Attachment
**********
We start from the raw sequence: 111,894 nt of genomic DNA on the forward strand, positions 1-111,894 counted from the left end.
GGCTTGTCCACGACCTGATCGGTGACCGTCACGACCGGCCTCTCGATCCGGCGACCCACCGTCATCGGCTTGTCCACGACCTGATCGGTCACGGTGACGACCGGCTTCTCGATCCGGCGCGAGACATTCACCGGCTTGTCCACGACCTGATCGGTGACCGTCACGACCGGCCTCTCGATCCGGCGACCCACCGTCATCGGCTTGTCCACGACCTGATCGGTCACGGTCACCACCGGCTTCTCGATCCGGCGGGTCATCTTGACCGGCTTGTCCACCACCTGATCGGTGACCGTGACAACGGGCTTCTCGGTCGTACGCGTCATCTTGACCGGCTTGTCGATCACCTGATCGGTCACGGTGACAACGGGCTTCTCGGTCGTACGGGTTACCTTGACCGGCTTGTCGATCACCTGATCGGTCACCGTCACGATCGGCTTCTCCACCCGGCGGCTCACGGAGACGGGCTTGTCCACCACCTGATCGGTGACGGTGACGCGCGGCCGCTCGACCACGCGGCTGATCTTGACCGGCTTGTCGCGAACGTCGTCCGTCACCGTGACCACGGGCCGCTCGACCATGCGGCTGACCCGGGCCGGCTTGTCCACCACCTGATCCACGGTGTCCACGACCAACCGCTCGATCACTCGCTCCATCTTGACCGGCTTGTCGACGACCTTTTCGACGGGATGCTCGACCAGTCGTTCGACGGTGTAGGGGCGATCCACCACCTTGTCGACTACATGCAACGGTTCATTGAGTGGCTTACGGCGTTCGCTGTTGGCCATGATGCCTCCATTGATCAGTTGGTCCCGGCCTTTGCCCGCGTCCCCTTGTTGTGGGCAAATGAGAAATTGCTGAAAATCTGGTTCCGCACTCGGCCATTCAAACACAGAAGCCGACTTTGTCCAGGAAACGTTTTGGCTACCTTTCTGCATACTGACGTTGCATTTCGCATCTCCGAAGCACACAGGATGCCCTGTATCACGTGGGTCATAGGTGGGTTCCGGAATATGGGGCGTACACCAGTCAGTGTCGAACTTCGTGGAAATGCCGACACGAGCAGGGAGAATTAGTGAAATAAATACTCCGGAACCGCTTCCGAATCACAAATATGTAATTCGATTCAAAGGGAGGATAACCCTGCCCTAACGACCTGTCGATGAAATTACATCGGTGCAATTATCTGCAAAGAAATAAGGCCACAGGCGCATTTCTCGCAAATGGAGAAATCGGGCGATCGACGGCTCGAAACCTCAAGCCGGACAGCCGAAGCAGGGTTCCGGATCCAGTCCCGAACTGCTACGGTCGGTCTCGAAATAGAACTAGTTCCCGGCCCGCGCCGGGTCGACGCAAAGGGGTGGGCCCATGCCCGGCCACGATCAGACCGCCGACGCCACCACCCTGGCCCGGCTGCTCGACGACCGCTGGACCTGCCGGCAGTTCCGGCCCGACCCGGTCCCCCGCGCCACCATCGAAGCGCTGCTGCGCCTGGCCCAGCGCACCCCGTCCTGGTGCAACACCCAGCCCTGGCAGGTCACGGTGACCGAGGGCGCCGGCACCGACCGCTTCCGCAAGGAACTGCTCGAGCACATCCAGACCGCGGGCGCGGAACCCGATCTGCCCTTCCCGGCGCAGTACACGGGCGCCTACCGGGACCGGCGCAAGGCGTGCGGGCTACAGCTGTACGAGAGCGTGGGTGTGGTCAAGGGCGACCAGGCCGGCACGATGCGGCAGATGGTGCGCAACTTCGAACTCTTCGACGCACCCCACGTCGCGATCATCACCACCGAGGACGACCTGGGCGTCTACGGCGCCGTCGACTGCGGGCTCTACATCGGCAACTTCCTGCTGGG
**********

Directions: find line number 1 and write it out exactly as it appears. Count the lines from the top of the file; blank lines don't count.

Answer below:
We start from the raw sequence: 111,894 nt of genomic DNA on the forward strand, positions 1-111,894 counted from the left end.